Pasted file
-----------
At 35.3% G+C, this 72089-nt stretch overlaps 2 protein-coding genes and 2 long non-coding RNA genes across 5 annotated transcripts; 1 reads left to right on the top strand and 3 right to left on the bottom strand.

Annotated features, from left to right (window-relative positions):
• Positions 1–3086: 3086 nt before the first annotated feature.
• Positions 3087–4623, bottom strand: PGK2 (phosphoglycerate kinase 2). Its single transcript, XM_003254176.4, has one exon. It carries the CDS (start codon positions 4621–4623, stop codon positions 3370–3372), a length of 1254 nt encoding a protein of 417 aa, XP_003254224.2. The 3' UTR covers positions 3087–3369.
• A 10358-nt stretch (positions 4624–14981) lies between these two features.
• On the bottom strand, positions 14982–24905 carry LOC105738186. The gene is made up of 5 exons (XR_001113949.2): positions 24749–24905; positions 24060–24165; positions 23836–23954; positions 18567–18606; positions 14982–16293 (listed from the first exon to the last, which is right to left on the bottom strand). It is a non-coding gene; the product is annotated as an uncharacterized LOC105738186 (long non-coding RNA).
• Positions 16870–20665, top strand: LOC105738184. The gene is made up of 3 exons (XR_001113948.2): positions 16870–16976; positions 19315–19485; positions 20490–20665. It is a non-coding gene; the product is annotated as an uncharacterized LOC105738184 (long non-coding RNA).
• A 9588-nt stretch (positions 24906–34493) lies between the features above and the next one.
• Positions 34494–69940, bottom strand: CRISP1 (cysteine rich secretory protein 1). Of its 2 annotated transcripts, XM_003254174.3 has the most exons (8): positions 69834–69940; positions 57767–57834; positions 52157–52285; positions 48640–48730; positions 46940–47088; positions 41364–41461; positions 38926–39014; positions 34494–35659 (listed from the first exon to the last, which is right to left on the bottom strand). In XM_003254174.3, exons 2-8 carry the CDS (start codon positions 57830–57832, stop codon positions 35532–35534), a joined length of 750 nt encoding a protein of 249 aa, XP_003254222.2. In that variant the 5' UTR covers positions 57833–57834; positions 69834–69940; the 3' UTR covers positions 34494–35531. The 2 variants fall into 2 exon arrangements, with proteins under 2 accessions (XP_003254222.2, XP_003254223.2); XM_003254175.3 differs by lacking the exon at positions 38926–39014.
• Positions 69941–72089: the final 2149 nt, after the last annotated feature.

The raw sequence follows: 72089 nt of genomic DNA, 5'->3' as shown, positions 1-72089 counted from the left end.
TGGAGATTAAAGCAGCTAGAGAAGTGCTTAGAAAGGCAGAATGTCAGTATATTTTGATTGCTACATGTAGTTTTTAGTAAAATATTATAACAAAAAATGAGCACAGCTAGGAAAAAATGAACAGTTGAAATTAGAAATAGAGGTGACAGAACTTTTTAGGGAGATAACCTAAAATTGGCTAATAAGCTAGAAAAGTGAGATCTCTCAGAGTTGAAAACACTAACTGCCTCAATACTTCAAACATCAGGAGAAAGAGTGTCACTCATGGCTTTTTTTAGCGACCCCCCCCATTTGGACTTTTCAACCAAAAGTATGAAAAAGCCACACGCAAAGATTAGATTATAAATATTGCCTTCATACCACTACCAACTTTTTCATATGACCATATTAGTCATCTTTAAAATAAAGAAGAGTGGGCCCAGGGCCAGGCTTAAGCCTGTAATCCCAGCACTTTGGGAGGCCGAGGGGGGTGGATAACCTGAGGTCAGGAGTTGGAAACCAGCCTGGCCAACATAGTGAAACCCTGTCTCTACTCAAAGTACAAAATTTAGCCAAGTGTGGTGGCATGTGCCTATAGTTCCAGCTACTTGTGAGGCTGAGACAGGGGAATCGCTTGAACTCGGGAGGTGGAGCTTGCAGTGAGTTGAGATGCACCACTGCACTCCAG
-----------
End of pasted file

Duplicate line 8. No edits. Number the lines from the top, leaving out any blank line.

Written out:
• A 9588-nt stretch (positions 24906–34493) lies between the features above and the next one.